Seismic Talent Agency Launches In Australia With Alison Wonderland, The Presets & More: Exclusive

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There’s some seismic activity Down Under, where experienced live music professional Joel Siviour launches a new booking agency with a stacked roster.

Unveiled today, Seismic Talent Agency goes live with Alison Wonderland, The Presets, George Maple, Running Touch and many more on its books.

Based in Sydney, the independent booking agency begins life as “the culmination of almost a decade’s experience and development as an agent,” explains Siviour, who learned the ropes with domestic agencies including Archery Club, Select Music and Falcona.

Seismic’s philosophy? To work with ambitious, unique and groundbreaking domestic talent, Siviour explains, and to develop “bespoke touring strategies that prioritize each artist within their individual space” across the APAC region.

What sets the company apart from others is its diverse roster. More specifically, it’s one of the first agencies to boast gender parity, Siviour notes. “It’s definitely something I’ve been making conscious progress towards over the last few years,” he tells Billboard. “Diverse representation is both important to me as an individual and as a cornerstone to the company-culture at Seismic Talent; it was certainly purposeful but far from a tokenistic approach.”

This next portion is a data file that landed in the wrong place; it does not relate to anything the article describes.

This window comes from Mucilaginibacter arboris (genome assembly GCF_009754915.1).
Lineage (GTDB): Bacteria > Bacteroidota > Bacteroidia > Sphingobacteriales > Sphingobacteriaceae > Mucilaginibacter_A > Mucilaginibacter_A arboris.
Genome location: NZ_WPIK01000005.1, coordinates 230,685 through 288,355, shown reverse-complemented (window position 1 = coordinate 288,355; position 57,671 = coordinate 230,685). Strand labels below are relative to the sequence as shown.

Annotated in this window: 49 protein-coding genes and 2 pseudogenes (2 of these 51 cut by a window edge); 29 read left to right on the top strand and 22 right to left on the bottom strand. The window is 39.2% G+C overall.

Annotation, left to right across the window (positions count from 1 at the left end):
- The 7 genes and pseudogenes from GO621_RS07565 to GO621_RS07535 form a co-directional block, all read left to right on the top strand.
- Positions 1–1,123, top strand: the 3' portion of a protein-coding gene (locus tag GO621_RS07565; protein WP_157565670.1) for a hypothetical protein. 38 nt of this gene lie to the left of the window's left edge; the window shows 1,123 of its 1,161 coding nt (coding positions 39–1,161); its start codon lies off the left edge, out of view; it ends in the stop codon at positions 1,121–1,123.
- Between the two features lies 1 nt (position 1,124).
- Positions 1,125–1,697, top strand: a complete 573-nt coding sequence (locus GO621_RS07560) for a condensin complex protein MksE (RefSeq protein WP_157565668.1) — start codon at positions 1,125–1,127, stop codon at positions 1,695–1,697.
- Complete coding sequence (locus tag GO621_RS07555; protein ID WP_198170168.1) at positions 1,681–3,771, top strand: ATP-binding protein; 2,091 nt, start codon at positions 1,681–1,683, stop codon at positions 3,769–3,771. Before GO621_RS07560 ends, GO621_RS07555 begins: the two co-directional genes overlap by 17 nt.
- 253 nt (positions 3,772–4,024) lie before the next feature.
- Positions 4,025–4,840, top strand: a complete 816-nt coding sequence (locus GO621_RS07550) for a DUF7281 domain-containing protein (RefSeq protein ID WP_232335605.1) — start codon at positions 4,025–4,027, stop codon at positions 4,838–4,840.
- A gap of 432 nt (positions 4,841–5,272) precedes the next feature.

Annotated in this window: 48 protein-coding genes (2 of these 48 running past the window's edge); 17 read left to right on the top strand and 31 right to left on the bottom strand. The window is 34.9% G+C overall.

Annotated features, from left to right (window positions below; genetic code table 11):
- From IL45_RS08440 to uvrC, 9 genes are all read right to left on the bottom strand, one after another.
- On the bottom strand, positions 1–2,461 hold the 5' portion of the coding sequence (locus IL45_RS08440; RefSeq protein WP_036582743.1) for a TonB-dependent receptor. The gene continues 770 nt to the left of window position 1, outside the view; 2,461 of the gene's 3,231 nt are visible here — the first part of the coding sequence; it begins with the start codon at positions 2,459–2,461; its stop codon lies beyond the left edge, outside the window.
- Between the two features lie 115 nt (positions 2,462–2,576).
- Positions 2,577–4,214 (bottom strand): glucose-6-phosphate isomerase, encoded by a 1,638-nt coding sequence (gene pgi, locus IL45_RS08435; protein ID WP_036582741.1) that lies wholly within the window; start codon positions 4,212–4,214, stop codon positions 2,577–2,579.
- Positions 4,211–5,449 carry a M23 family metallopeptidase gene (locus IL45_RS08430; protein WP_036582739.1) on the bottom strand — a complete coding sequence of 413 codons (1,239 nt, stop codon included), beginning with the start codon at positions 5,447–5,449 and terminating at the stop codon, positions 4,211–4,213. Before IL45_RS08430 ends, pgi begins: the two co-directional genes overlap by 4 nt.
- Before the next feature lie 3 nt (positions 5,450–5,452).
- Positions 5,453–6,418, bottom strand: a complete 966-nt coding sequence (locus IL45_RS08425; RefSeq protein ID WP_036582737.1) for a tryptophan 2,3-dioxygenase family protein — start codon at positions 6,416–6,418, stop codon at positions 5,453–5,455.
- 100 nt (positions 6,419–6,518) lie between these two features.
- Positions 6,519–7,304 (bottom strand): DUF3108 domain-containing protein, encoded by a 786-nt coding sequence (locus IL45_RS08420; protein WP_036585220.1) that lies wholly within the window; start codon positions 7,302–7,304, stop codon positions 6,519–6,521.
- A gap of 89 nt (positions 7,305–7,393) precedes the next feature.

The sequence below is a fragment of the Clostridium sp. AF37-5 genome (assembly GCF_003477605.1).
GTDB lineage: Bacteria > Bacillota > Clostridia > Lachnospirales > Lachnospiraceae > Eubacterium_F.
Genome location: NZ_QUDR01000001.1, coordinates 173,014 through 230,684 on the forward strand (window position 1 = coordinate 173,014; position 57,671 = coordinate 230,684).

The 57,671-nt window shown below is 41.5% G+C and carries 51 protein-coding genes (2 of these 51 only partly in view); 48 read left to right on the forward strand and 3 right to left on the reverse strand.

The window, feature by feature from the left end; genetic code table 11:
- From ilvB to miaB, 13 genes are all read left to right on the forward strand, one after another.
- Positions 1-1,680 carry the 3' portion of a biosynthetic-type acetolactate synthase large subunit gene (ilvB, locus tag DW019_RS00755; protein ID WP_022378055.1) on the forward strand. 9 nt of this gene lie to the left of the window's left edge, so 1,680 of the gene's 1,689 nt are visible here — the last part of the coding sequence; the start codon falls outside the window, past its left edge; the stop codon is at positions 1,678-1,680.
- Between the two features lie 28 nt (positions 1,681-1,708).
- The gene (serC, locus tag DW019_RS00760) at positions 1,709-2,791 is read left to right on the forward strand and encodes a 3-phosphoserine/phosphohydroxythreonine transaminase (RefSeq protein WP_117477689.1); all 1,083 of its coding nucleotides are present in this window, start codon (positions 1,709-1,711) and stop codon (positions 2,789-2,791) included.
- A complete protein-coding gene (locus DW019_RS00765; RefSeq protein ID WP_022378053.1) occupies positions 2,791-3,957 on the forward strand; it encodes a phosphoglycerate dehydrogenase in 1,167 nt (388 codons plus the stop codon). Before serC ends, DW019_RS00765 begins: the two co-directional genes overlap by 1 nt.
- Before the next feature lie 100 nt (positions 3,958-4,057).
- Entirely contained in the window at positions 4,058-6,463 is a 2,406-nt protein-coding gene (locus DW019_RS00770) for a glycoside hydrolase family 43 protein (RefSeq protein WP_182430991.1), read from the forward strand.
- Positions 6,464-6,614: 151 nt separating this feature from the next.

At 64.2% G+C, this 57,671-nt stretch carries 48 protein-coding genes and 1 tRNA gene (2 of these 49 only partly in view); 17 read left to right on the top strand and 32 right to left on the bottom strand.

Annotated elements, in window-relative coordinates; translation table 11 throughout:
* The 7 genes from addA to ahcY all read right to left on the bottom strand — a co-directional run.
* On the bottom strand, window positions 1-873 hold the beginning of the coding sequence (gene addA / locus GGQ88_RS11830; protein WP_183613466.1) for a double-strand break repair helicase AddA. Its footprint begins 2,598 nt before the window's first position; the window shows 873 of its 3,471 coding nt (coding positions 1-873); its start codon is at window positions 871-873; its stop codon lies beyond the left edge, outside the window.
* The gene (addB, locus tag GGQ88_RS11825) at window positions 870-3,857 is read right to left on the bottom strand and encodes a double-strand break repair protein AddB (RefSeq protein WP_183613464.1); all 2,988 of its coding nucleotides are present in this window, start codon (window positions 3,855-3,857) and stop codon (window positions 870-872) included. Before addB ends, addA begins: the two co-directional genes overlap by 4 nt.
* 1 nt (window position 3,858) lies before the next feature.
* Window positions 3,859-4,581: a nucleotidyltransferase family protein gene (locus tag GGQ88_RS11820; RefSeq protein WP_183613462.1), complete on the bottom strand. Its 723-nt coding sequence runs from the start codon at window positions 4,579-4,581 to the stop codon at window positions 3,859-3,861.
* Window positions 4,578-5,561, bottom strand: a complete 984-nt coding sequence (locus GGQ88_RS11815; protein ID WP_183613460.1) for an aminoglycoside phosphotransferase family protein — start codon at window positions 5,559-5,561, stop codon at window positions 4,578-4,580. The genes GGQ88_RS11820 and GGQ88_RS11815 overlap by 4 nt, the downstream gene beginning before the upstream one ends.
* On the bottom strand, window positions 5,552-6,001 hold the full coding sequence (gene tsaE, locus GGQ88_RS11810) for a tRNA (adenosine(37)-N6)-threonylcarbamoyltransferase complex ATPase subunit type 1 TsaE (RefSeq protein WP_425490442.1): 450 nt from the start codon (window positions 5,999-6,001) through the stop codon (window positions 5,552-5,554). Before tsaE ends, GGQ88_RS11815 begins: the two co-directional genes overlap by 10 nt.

The launch comes on the eve of the 2020 ARIA Awards, and amid mounting, positive signs for a restarted live sector.

Australia’s east coast borders are re-opening, and flights between Sydney and Melbourne, the country’s two biggest cities, resumed this week.

Arena shows are scheduled for Sydney later this month and early next, and Australia’s first international stadium tour post-COVID, featuring Guns N’ Roses and produced by TEG Dainty, is set for November 2021.

Also, the federal government has just announced its “Roadmap” for the safe return of live entertainment in the months ahead, along with funding to back it up.

Launching a live music enterprise during a pandemic is “complicated absolutely, but far from impossible,” muses Siviour. “For each disappointing cancellation at the start of the pandemic, we’ve been fortunate enough to encounter equally as many exciting opportunities in this part of the world.”

Those opportunities include ShockOne’s biggest headline show of his career, George Maple is booked for the Sydney Opera House next month, and QUIX is nailing headline slots on festival bills in his homeland, New Zealand.

All the signs seem to point to a full-scale restart for concerts and touring. “I feel incredibly fortunate to be operating in a region of the world that has contained the pandemic,” adds Siviour, “and I hope that easing of restrictions continues along this positive trajectory.”

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